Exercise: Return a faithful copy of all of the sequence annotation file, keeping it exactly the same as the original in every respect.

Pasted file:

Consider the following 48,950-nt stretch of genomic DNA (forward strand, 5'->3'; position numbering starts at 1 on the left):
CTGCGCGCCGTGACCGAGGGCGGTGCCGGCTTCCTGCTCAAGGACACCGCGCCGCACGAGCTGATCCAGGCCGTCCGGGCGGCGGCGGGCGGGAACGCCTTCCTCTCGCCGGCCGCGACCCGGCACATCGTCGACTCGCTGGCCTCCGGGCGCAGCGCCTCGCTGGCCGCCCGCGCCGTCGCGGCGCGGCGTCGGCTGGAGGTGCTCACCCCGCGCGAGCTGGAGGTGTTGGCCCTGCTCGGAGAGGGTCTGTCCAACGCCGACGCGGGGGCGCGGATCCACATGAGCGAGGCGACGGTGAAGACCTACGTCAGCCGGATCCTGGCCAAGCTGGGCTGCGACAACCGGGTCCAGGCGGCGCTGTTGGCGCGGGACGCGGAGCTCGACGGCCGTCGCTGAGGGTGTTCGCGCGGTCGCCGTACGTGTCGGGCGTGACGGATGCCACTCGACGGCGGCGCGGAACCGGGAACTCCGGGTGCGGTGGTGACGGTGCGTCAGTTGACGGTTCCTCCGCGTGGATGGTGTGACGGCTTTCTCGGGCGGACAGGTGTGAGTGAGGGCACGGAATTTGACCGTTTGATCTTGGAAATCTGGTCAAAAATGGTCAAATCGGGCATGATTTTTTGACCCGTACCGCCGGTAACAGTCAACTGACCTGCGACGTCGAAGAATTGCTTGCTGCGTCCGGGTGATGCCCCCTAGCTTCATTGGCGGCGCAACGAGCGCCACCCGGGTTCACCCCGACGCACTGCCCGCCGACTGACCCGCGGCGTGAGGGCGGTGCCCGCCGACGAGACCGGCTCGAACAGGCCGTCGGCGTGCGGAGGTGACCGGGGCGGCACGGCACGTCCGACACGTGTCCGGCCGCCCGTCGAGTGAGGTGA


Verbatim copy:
Consider the following 48,950-nt stretch of genomic DNA (forward strand, 5'->3'; position numbering starts at 1 on the left):
CTGCGCGCCGTGACCGAGGGCGGTGCCGGCTTCCTGCTCAAGGACACCGCGCCGCACGAGCTGATCCAGGCCGTCCGGGCGGCGGCGGGCGGGAACGCCTTCCTCTCGCCGGCCGCGACCCGGCACATCGTCGACTCGCTGGCCTCCGGGCGCAGCGCCTCGCTGGCCGCCCGCGCCGTCGCGGCGCGGCGTCGGCTGGAGGTGCTCACCCCGCGCGAGCTGGAGGTGTTGGCCCTGCTCGGAGAGGGTCTGTCCAACGCCGACGCGGGGGCGCGGATCCACATGAGCGAGGCGACGGTGAAGACCTACGTCAGCCGGATCCTGGCCAAGCTGGGCTGCGACAACCGGGTCCAGGCGGCGCTGTTGGCGCGGGACGCGGAGCTCGACGGCCGTCGCTGAGGGTGTTCGCGCGGTCGCCGTACGTGTCGGGCGTGACGGATGCCACTCGACGGCGGCGCGGAACCGGGAACTCCGGGTGCGGTGGTGACGGTGCGTCAGTTGACGGTTCCTCCGCGTGGATGGTGTGACGGCTTTCTCGGGCGGACAGGTGTGAGTGAGGGCACGGAATTTGACCGTTTGATCTTGGAAATCTGGTCAAAAATGGTCAAATCGGGCATGATTTTTTGACCCGTACCGCCGGTAACAGTCAACTGACCTGCGACGTCGAAGAATTGCTTGCTGCGTCCGGGTGATGCCCCCTAGCTTCATTGGCGGCGCAACGAGCGCCACCCGGGTTCACCCCGACGCACTGCCCGCCGACTGACCCGCGGCGTGAGGGCGGTGCCCGCCGACGAGACCGGCTCGAACAGGCCGTCGGCGTGCGGAGGTGACCGGGGCGGCACGGCACGTCCGACACGTGTCCGGCCGCCCGTCGAGTGAGGTGA